According to studies and research by camh, one in five Canadians will experience a mental health problem in any given year, and by the age of 40, one in two will have, or will have had, a mental illness. These numbers are staggering. Mental illness is described as “a disturbance in thoughts and emotions that decreases a person’s capacity to cope with the challenges of everyday life.” This includes a wide range of disorders, such as depression, anxiety, schizophrenia, and addiction. Mental illness symptoms can vary from mild to severe and, with appropriate treatment, most people will recover. While great strides have been made in increasing awareness and education, there is still much work to be done in addressing stigma, stereotypes and misconceptions that can undermine a sense of self, well-being and recovery.
We interviewed Dr. Deborah J. Corring on the impact of mental health facility design on the care and treatment of those with mental illness. Dr. Corring is a retired clinician, administrator, educator and researcher in the mental health care service delivery field with 43 years of experience; she continues her work as the sole proprietor of a consulting entity called Client Perspectives. She is an advocate of recovery-oriented service delivery wrapped around a range of services from acute pharmacological treatment to psychosocial rehabilitation services focused on returning patients to everyday life activities. We put the following four questions to her.
The Impact of Healthcare Design on Mental Health Treatment
1. The design of healthcare facilities has shifted from an institutional look to one that is more home-like. How does design support and facilitate a patient’s care, recovery, and/or rehabilitation?
The design of a mental health facility has the ability to support a recovery model approach to care, as well as bring hope and dignity to the patients. A good example is the Parkwood Institute Mental Health Care Building. The design of this facility is configured in sections – The House, The Downtown and The Neighbourhood – which provide and support education, skill building, social interaction, and privacy.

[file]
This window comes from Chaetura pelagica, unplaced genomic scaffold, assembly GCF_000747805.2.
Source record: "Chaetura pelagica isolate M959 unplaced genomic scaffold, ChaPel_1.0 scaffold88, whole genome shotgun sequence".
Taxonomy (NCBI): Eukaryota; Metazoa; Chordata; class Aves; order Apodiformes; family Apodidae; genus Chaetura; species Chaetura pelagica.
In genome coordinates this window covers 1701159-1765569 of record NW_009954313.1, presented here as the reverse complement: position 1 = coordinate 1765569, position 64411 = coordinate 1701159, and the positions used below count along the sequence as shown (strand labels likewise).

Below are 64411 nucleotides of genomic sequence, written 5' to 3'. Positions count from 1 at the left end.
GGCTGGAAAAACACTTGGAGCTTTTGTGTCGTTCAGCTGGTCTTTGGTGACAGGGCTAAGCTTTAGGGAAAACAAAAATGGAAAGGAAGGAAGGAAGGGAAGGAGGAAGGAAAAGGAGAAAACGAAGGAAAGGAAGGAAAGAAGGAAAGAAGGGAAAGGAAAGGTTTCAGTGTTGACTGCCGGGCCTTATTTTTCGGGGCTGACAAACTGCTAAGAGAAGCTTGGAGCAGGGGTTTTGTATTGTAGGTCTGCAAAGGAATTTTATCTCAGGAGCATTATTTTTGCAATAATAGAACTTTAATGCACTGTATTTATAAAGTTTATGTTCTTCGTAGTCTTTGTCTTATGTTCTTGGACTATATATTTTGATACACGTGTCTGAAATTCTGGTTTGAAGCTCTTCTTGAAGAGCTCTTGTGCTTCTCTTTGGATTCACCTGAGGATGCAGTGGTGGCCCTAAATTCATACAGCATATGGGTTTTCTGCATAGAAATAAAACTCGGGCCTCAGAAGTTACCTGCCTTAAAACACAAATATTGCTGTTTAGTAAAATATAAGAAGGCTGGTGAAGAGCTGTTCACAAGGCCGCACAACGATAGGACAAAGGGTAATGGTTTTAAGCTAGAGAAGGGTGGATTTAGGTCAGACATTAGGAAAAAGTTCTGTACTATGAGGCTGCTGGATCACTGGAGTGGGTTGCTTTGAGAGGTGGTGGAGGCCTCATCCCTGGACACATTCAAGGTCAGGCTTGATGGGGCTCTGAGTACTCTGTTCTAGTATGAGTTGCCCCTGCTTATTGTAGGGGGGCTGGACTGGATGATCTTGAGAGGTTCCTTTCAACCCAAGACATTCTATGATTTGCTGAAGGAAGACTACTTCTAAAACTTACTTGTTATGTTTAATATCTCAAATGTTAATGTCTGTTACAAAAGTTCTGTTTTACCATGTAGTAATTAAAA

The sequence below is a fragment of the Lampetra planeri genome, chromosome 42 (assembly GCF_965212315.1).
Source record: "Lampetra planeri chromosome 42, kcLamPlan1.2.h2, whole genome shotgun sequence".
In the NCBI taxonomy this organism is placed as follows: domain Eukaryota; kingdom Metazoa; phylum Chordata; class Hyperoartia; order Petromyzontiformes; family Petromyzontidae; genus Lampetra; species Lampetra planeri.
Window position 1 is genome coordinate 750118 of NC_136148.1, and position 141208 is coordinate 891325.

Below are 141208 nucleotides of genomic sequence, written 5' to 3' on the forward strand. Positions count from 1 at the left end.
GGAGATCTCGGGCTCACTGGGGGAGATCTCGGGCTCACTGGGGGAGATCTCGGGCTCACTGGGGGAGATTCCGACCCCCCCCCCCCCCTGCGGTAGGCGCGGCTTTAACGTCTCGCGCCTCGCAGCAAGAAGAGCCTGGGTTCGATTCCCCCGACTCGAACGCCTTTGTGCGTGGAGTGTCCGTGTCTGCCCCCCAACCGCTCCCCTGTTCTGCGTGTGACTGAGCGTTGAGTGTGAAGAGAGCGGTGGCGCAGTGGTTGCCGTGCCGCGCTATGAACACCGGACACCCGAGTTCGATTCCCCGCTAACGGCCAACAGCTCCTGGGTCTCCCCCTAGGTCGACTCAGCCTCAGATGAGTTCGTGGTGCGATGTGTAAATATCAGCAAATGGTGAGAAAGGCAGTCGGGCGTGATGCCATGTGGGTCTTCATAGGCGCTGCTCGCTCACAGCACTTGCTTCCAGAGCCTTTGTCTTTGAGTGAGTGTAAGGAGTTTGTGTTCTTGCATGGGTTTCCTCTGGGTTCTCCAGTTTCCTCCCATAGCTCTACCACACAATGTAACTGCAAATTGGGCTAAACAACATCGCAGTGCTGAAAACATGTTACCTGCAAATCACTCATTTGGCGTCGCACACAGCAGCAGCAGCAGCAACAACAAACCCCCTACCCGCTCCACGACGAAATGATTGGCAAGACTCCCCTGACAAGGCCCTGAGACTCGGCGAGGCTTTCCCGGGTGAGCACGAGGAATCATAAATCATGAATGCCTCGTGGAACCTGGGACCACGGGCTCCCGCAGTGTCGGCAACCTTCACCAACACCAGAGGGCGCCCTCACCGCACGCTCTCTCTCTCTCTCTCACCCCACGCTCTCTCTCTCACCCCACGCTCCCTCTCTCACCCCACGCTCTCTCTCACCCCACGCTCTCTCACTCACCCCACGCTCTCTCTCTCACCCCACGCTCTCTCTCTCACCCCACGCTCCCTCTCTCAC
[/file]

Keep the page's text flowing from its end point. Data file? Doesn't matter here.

2. What has been the biggest impact design has had on helping patients, staff and family?
Newer mental health facilities have more natural light with views and access to natural settings. This has a calming and therapeutic effect for the patients, their friends, family and caregivers. The Parkwood Institute has three lovely courtyards and secure therapeutic gardens. These introduce an abundance of natural light into the building and allow patients to safely get outside and be around natural settings. Even on a cloudy day, it feels light and airy.
3. Beyond supporting the recovery, does the improved design help to remove stigma?
Current and modern designs communicate healing, comfort, and a sense of optimism. There is a greater focus on supporting a holistic approach, which includes the mental, emotional, physical and social aspects of healing. The result is a more humane, personal and comfortable environment. A more comfortable, welcoming environment also enables family members and other community members to visit and relax.
4. What do you want people to know about mental health awareness?
A commonly held misconception is that people with mental illness are potentially violent and dangerous. This stereotype, often sensationalized in media and movies, causes public fear and avoidance. The truth is, people with mental illness are 2.5 times more likely to be the victim of violence.
Mental illness is no different than any other illness. We provide care and treatment with respect to recovery, rehabilitation, and ongoing management of the illness, with the goal of getting patients back into their communities. It may also be surprising for some that most mental illnesses are treated while people remain in the community, and inpatient stays are shorter and less frequent then they were in the past.